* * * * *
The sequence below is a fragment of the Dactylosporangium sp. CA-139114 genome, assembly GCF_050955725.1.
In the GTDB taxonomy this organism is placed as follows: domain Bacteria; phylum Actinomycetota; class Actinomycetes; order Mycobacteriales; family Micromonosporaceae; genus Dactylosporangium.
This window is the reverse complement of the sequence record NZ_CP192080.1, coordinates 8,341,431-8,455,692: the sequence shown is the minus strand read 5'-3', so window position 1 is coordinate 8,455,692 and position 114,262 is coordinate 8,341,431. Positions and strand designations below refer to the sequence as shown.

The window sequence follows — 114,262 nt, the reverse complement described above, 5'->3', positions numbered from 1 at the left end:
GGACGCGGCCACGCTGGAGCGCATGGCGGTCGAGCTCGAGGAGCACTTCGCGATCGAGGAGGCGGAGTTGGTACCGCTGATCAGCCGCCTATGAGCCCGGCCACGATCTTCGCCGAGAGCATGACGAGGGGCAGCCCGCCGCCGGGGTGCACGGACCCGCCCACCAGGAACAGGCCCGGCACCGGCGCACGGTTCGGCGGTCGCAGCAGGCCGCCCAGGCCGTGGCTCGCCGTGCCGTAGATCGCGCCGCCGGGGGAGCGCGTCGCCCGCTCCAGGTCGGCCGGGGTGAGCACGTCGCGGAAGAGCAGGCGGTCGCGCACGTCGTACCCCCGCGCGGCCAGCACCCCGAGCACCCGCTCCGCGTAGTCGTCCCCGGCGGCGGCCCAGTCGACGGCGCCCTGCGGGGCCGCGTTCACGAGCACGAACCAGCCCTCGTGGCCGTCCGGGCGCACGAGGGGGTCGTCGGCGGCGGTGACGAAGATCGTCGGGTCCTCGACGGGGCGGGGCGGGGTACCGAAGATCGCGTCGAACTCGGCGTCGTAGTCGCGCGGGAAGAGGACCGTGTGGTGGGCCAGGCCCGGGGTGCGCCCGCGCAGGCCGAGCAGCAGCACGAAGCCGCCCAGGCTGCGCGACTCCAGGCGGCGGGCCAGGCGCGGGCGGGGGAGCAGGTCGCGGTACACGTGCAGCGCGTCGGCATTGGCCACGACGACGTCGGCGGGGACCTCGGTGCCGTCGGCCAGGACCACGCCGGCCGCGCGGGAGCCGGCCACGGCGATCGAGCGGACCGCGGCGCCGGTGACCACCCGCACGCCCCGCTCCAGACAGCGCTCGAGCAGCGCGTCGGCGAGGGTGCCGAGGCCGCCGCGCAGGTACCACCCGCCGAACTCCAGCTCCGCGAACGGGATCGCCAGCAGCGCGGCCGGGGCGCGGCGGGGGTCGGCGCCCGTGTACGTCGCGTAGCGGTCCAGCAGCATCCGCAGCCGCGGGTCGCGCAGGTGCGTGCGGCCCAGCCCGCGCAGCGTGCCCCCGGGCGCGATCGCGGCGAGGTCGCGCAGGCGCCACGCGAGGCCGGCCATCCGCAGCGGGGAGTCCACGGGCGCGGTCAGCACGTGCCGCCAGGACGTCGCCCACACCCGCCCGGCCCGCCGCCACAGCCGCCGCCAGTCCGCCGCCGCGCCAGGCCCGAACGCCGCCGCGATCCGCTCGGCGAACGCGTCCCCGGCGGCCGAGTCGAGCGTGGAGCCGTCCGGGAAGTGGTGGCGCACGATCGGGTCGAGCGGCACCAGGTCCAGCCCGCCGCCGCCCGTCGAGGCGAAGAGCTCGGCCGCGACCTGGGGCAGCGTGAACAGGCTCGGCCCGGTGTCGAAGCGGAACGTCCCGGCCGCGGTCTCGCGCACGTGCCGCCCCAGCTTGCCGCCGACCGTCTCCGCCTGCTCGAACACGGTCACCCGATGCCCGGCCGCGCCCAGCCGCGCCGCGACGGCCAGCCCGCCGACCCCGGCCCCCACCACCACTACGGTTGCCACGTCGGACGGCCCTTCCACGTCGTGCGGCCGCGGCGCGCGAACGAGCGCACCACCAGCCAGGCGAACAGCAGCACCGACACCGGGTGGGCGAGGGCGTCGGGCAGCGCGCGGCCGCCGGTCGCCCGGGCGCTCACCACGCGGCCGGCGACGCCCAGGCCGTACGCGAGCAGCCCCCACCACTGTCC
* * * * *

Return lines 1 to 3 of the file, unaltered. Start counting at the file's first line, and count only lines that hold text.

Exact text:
The sequence below is a fragment of the Dactylosporangium sp. CA-139114 genome, assembly GCF_050955725.1.
In the GTDB taxonomy this organism is placed as follows: domain Bacteria; phylum Actinomycetota; class Actinomycetes; order Mycobacteriales; family Micromonosporaceae; genus Dactylosporangium.
This window is the reverse complement of the sequence record NZ_CP192080.1, coordinates 8,341,431-8,455,692: the sequence shown is the minus strand read 5'-3', so window position 1 is coordinate 8,455,692 and position 114,262 is coordinate 8,341,431. Positions and strand designations below refer to the sequence as shown.